Lot 4
  • 4

Girolamo Mazzola Bedoli

250,000 - 350,000 USD
bidding is closed


  • Girolamo Mazzola Bedoli
  • Portrait of a lady, bust length, in a black gown and linen partlet
  • oil on panel
  • 10 3/8  by 7 7/8  in.; 26.5 by 20 cm.


Farnese collection, Palazzo del Giardino, Parma, by 1680.


G. Campori, Raccolta de cataloghi ed inventori inediti di quadri, statue, disegni, bronzi, dorerie, smalti, medaglie, avorii, ecc. dal secolo XV al secolo XIX, Bologna 1975, inv. XXIV A, p. 260;
M. Di Giampaolo, Girolamo Mazzola Bedoli, 1500-1569, Florence 1997, p. 223.

Catalogue Note

This intimate portrait of a young lady is a newly discovered addition to the oeuvre of Girolamo Mazzola Bedoli.  The attribution is endorsed by Professor Mary Vaccaro, who believes this to be an early work by the artist, dating to the early 1540s.1  Bedoli is thought to have received his early training in the workshop of Parmigianino’s uncle, Pier’ Ilario Mazzola.  When he married his master’s daughter in 1529, he adopted the better known name of Mazzola in addition to his own.  His career was intertwined with that of Parmigianino from an early stage and following Parmigianino’s death in 1540, Bedoli’s services were in high demand in Parma.

This painting can be identified as the lost portrait described in an inventory of the Palazzo del Giardino, Parma.  The palazzo was built for the Farnese family 1561 and was the ducal residence until the mid-seventeenth century.  The inventory dates from circa 1680 and the description of the painting reads:  “Un quadro alto on. 6, largo on 4 e 3/4, in tavola. Un ritratto di una femmina con velo sopra le spalle, in lontananza una finestra con vitriata, di Girolamo Mazzola.” (“A painting 6 on[ce] tall, 4 and ¾ on[ce] wide, on panel.  A portrait of a woman with a veil over her shoulders, a glazed window in the distance, by Girolamo Mazzola”)2.  The measurements, given in Parmese once match those of the present painting to within half an inch, but it is the precision of the description that is most compelling.  The entry specifically states the window is “con vitrata” (“with glass”); the sitter is positioned before a window that is glazed in a distinctively Italian manner, with individual round panes joined together with leading.  Equally, the description of the “velo sopre le spalle” (“veil over her shoulders”) matches the fine, transparent partlet that the sitter wears tucked modestly into the neckline of her bodice.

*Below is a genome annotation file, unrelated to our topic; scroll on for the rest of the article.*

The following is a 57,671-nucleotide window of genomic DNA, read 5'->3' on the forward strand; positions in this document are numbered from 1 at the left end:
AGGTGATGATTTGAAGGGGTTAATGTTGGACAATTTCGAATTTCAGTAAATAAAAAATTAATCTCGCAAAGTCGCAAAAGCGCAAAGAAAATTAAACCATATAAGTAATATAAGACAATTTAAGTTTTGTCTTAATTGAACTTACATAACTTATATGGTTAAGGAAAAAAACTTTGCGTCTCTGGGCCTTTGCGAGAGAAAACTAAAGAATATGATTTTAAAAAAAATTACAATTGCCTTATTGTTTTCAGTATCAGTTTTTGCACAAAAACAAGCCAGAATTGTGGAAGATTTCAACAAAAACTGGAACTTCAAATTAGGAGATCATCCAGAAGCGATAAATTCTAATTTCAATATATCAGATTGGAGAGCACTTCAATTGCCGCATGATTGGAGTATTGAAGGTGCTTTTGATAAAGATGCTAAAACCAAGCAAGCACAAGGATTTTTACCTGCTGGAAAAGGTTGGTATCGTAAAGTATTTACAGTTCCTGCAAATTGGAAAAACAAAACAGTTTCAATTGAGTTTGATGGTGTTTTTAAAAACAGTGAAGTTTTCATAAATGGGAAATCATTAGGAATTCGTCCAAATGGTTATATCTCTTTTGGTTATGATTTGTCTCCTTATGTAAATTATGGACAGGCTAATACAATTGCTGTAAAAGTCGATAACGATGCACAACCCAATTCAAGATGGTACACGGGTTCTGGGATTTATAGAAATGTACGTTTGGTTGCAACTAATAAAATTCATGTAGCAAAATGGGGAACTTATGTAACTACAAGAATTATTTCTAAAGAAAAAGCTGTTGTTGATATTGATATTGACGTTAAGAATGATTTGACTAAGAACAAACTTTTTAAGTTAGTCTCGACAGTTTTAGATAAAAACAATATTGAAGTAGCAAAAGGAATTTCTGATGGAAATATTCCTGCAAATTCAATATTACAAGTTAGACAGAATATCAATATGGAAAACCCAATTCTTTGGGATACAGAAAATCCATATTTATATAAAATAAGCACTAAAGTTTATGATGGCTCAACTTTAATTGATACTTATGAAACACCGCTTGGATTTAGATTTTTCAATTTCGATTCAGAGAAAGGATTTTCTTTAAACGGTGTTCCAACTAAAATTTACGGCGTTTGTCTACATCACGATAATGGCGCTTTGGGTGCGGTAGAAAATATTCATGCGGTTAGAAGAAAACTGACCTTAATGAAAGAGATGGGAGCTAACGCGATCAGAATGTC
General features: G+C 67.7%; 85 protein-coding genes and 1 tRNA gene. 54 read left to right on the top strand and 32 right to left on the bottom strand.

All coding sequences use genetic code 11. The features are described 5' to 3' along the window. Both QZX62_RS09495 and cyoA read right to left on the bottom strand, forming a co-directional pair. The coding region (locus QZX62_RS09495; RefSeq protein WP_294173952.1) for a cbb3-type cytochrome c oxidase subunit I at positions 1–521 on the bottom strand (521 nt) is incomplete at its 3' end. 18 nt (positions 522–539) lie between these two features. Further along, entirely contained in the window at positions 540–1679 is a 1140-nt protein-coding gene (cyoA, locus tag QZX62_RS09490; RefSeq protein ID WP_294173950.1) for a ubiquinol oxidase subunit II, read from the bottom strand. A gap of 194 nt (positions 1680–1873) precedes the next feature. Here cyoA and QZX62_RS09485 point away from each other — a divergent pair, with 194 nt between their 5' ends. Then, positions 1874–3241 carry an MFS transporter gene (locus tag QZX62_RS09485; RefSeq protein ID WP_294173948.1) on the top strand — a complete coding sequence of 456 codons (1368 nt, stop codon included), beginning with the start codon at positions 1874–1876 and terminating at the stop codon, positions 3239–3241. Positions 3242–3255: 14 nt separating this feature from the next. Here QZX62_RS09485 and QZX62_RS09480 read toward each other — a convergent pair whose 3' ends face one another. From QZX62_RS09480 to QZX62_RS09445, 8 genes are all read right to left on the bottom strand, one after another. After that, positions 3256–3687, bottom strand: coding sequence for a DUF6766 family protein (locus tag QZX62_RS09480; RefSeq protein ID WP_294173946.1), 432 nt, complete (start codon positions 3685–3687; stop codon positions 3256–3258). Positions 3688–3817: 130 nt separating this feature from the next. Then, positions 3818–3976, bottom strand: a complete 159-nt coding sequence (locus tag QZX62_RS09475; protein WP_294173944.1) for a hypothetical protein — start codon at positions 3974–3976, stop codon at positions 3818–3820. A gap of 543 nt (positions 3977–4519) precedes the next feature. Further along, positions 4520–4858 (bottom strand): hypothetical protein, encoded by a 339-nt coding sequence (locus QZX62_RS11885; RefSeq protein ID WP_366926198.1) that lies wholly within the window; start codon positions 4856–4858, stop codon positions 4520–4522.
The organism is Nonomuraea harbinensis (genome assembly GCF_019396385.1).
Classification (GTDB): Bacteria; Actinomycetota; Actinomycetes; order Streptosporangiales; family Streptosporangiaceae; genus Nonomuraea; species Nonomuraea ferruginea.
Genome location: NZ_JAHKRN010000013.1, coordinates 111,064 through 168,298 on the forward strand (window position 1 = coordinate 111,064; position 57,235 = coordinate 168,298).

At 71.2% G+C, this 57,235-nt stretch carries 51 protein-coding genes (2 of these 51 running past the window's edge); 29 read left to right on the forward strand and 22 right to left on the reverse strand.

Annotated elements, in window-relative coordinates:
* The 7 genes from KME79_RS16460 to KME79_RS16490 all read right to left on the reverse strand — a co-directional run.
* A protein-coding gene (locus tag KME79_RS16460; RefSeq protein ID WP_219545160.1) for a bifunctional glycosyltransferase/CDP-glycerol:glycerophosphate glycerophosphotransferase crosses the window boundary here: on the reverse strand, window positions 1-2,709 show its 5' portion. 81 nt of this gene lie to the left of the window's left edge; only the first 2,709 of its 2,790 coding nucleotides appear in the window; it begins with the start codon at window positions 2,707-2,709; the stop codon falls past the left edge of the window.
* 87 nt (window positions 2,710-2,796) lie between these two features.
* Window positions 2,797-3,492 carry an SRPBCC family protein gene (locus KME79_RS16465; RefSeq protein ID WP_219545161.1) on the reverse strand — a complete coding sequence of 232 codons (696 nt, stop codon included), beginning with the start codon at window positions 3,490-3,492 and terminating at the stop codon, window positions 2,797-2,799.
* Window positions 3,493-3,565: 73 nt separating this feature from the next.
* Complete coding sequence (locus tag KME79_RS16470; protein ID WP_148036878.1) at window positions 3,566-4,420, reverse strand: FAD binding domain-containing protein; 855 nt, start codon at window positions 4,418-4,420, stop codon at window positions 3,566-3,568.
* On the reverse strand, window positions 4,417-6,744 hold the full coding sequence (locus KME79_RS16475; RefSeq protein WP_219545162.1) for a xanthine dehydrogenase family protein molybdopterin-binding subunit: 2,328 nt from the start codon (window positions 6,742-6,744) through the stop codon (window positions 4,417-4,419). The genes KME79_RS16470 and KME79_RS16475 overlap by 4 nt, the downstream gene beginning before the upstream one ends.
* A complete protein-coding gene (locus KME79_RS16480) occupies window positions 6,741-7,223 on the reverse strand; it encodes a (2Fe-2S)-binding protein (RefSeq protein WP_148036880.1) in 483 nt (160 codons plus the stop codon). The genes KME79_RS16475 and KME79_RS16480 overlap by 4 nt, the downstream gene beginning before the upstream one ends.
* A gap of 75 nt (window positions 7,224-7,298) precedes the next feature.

The lady’s puffed shoulder rolls, where the sleeve attaches to the bodice with ribbons, are quite loose and worn off the shoulder on the upper arm, a fashion popular around 1540-45 and consistent with the dating of the painting.  Surviving portraits by Bedoli from this period are scarce but a comparison with his frescoes from the Duomo in Parma reveals similarities in the artist’s treatment of facial features that transcend despite the difference in media.  The Parma frescoes were commissioned in 1538, though were not begun immediately and the artist did not receive payment for them until 1544.3  As Vaccaro notes, the face of the sitter here is particularly reminiscent of that of the Christ figure in Bedoli’s Christ in Majesty with the Madonna and Saints, which decorates the apse of the Duomo.  Similar too is the artist’s Santa Chiara (fig. 1) now in the Gallerie Nazionali di Capodimonte, Naples (inv. no. 122), which Mario Di Giampaolo also dates to the 1540s.4


1.  Private verbal communication with Mary Vaccaro, 20 August 2015.
2.  G. Campori, under Literature.
3.  M. Di Giampaolo, under Literature, p. 124, cat. no. 16, reproduced pp. 52-53, fig. 16.
4.  Ibid., p. 124, cat. no. 17, reproduced p. 60, fig. 17.